It was on May 31st back in 1916 when one of the largest surface battles in naval history began, the Battle of Jutland. It was the only major battle of the Great War that was fought at sea, and it was so significant that it actually changed the course of the war. The German High Seas Fleet planned to devastate the Royal Navy by launching an ambush on the British Grand Fleet in the North Sea. Luckily for the British their codebreakers were able to warn the Royal Navy who took action.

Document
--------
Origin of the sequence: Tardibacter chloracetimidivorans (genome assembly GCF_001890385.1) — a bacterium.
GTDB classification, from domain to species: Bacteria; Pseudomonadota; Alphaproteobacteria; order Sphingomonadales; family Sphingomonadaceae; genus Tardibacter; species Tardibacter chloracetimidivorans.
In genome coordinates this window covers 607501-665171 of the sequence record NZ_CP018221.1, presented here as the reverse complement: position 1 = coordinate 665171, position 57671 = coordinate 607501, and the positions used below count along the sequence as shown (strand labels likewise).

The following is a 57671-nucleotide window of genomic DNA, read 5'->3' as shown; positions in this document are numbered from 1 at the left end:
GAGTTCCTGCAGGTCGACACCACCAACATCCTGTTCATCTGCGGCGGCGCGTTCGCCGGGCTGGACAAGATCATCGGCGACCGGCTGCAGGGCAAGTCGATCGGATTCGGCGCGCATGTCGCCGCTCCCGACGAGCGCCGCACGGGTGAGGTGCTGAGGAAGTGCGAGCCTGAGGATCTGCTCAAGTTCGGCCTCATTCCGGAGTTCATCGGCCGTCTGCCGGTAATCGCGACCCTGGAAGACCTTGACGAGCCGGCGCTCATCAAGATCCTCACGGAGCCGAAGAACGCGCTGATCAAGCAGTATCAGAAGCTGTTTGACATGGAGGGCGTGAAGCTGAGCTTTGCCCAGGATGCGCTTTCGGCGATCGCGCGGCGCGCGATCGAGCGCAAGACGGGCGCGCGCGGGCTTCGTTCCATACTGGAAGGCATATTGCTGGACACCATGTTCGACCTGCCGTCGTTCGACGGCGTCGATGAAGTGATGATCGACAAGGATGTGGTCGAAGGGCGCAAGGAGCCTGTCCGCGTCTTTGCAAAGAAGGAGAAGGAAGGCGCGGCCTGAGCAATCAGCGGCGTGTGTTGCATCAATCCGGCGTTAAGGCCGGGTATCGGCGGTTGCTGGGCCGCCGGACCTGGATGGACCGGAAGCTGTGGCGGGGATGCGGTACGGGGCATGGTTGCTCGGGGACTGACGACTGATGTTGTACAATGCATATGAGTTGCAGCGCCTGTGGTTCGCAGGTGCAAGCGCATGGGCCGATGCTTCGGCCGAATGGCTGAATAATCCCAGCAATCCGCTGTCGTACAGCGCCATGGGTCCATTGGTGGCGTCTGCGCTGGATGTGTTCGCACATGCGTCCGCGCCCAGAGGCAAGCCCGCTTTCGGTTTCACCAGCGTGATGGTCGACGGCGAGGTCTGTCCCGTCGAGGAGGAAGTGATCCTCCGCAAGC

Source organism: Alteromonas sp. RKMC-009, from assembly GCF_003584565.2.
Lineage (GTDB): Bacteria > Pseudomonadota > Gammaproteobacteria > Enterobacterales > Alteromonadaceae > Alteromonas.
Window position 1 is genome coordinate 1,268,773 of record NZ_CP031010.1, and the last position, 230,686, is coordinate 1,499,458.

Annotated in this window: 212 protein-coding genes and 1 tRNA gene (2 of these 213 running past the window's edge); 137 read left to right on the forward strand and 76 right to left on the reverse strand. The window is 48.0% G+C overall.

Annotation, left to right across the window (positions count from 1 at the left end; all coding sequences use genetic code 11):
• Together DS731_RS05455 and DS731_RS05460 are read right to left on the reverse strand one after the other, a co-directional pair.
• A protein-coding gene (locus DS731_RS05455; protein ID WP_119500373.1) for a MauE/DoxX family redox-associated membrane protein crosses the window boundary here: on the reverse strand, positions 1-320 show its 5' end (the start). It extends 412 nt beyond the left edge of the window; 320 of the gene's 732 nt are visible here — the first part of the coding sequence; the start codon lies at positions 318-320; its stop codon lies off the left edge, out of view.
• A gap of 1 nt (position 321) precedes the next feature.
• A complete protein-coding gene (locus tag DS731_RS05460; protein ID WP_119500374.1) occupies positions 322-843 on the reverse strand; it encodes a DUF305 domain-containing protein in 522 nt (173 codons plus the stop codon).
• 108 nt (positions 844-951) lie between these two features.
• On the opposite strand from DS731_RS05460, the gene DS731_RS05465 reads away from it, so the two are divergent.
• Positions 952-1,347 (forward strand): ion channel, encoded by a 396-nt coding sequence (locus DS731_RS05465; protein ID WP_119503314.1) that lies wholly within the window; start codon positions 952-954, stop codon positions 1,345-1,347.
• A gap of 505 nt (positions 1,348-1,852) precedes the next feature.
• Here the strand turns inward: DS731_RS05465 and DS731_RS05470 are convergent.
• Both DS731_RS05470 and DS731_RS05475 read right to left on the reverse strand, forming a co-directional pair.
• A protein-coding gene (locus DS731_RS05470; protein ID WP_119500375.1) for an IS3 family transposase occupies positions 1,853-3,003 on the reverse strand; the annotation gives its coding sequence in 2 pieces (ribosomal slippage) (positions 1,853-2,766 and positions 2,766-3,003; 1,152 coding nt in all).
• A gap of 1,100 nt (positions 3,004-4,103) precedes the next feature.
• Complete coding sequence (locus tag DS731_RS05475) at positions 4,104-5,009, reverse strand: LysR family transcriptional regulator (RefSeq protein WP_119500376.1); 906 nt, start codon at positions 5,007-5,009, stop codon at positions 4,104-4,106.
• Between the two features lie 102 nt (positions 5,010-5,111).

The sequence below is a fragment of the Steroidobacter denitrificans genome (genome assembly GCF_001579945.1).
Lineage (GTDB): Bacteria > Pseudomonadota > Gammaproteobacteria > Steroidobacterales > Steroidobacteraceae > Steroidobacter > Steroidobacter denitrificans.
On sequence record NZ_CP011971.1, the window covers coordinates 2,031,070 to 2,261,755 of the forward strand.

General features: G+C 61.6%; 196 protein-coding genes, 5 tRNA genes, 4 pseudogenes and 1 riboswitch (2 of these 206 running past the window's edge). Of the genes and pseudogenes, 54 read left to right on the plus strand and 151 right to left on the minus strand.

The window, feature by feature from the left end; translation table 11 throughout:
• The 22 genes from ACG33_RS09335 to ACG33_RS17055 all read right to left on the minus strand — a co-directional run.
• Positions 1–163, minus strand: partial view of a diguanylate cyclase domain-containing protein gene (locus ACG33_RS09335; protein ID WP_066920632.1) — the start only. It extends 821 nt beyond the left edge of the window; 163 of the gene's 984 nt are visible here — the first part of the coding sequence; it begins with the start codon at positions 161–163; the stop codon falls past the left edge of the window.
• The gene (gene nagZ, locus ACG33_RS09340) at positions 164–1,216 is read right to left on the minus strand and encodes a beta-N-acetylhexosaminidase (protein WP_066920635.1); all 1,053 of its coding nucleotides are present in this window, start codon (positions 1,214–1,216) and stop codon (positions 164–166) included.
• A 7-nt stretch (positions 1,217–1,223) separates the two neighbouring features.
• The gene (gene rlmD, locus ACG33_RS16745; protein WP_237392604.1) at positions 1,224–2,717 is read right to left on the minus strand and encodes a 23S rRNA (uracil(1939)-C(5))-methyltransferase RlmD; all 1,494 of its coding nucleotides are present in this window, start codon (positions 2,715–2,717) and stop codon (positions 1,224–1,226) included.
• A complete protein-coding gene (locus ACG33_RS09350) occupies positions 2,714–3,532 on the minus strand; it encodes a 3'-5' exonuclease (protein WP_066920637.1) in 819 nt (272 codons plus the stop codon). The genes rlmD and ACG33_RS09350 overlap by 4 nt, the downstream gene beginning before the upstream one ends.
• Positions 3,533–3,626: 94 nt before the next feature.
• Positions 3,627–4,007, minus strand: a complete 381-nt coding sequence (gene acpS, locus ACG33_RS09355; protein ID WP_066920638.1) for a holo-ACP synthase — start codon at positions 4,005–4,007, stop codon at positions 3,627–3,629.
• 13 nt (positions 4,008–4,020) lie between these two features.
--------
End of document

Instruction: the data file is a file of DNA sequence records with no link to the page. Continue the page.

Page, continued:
The Germans planned to sink the British Battlecruiser Force and then their Grand Fleet one after another, but with warning the British launched both fleets earlier than planned. The Battle that followed lasted thirty-six hours and involved 250 ships and around 100,000 men. The Royal Navy lost fourteen ships and over 6,000 men but were still ready for more the very next day. Germany lost eleven ships and over 2,500 men.
Despite the fact that the British lost more ships and men than the Germans, in some ways they were victorious. Jutland in many ways had no winner, as both sides failed to achieve their objectives, however the British secured their dominance over essential shipping lanes, which allowed them to implement the blockade that would contribute to Germany’s eventual defeat in 1918.